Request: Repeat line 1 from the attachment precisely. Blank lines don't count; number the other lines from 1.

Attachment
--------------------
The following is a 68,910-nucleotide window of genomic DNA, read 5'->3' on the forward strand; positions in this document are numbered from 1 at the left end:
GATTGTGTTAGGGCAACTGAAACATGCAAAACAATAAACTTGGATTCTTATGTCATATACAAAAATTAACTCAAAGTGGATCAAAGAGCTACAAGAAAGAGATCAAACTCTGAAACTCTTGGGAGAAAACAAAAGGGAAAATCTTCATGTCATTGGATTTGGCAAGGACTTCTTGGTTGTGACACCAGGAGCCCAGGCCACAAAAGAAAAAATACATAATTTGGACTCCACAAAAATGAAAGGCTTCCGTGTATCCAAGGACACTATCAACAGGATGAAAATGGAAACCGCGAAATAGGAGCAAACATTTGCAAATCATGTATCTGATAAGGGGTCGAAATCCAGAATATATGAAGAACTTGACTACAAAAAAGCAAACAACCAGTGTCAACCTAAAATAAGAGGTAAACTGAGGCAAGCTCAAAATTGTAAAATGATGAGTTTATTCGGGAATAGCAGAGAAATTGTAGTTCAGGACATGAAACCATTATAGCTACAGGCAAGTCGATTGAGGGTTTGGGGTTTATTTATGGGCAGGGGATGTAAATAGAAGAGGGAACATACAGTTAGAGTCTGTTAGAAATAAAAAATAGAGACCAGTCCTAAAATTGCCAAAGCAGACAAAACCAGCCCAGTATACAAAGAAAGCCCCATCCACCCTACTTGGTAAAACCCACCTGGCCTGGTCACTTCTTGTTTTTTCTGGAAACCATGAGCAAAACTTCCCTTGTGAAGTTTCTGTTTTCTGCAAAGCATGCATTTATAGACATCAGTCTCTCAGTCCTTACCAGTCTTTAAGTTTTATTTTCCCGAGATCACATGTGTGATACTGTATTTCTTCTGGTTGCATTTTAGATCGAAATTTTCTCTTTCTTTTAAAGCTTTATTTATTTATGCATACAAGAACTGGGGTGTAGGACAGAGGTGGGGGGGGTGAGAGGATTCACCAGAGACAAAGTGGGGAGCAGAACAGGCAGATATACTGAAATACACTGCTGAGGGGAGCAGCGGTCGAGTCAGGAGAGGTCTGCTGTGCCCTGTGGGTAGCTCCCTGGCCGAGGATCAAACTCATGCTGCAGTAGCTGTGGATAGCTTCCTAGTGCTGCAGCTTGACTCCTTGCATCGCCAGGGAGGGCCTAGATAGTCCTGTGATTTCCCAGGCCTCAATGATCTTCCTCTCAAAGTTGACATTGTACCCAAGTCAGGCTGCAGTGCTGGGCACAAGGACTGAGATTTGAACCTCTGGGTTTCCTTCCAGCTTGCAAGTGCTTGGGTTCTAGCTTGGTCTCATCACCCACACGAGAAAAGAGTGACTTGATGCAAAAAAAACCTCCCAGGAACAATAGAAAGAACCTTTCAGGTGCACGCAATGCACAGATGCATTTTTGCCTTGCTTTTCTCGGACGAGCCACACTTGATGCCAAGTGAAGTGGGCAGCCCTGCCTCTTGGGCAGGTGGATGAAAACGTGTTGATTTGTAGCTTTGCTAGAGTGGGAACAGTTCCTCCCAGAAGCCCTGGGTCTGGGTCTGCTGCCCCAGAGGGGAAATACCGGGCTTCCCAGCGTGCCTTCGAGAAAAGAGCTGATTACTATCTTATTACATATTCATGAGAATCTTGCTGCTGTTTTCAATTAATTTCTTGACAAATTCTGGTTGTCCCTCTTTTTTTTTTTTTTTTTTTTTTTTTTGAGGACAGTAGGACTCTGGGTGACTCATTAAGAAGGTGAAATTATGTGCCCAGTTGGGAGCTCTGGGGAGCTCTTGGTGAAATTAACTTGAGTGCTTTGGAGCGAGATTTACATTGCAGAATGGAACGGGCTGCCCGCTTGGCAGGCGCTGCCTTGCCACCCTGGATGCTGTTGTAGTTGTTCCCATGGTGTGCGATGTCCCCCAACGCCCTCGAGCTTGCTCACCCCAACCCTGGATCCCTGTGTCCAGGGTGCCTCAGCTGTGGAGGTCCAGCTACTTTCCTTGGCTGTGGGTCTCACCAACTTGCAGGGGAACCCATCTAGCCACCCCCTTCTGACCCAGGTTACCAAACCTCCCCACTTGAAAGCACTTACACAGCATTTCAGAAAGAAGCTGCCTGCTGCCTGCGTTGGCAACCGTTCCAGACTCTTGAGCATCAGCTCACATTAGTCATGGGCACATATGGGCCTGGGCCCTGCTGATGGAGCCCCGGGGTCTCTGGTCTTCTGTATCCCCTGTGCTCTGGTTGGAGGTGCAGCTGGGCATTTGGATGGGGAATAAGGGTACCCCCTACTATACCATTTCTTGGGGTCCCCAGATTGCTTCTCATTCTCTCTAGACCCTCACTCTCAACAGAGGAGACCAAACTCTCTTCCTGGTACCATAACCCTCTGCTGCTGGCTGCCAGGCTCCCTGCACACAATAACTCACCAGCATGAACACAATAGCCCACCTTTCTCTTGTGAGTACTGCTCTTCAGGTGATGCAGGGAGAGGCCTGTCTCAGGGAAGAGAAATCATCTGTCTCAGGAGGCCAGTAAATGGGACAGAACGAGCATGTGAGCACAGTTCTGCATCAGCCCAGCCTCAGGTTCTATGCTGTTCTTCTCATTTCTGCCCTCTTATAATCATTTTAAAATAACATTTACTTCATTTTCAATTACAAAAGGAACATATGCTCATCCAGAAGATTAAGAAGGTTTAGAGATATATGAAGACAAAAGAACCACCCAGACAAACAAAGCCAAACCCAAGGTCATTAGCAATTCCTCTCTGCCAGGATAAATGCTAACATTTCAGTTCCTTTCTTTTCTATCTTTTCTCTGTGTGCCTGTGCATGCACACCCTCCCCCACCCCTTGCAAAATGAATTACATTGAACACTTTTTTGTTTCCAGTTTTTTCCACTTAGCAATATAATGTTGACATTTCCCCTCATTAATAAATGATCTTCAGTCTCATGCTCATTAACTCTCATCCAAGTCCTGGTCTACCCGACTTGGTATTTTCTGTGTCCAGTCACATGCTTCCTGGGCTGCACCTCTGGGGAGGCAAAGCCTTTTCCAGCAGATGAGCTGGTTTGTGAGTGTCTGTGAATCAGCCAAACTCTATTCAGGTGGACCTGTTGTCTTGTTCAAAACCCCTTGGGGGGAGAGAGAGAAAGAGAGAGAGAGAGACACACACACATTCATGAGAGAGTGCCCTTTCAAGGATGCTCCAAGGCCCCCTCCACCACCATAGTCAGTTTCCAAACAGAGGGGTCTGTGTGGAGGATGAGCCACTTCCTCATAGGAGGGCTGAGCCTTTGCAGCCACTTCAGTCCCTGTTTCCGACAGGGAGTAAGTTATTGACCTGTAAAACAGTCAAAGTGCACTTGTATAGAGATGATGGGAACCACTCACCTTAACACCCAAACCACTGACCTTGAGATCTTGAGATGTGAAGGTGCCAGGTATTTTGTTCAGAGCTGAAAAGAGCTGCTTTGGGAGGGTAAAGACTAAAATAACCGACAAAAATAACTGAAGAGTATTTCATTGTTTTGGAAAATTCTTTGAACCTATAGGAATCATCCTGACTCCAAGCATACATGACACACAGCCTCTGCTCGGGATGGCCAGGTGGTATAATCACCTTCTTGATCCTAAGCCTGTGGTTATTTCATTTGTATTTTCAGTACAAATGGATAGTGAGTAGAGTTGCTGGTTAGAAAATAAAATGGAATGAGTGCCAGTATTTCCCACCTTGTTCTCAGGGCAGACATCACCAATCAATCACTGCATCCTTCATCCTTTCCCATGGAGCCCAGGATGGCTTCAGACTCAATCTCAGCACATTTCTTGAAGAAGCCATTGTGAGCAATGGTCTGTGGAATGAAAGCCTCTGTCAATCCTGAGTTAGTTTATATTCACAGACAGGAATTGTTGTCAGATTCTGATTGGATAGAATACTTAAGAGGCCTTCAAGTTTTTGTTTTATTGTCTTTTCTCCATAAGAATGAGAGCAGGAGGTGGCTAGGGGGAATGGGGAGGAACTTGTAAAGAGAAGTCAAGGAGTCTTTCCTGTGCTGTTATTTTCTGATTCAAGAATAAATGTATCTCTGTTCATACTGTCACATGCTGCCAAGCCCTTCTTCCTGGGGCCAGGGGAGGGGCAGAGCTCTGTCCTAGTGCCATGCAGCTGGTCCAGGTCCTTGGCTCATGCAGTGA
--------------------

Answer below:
The following is a 68,910-nucleotide window of genomic DNA, read 5'->3' on the forward strand; positions in this document are numbered from 1 at the left end: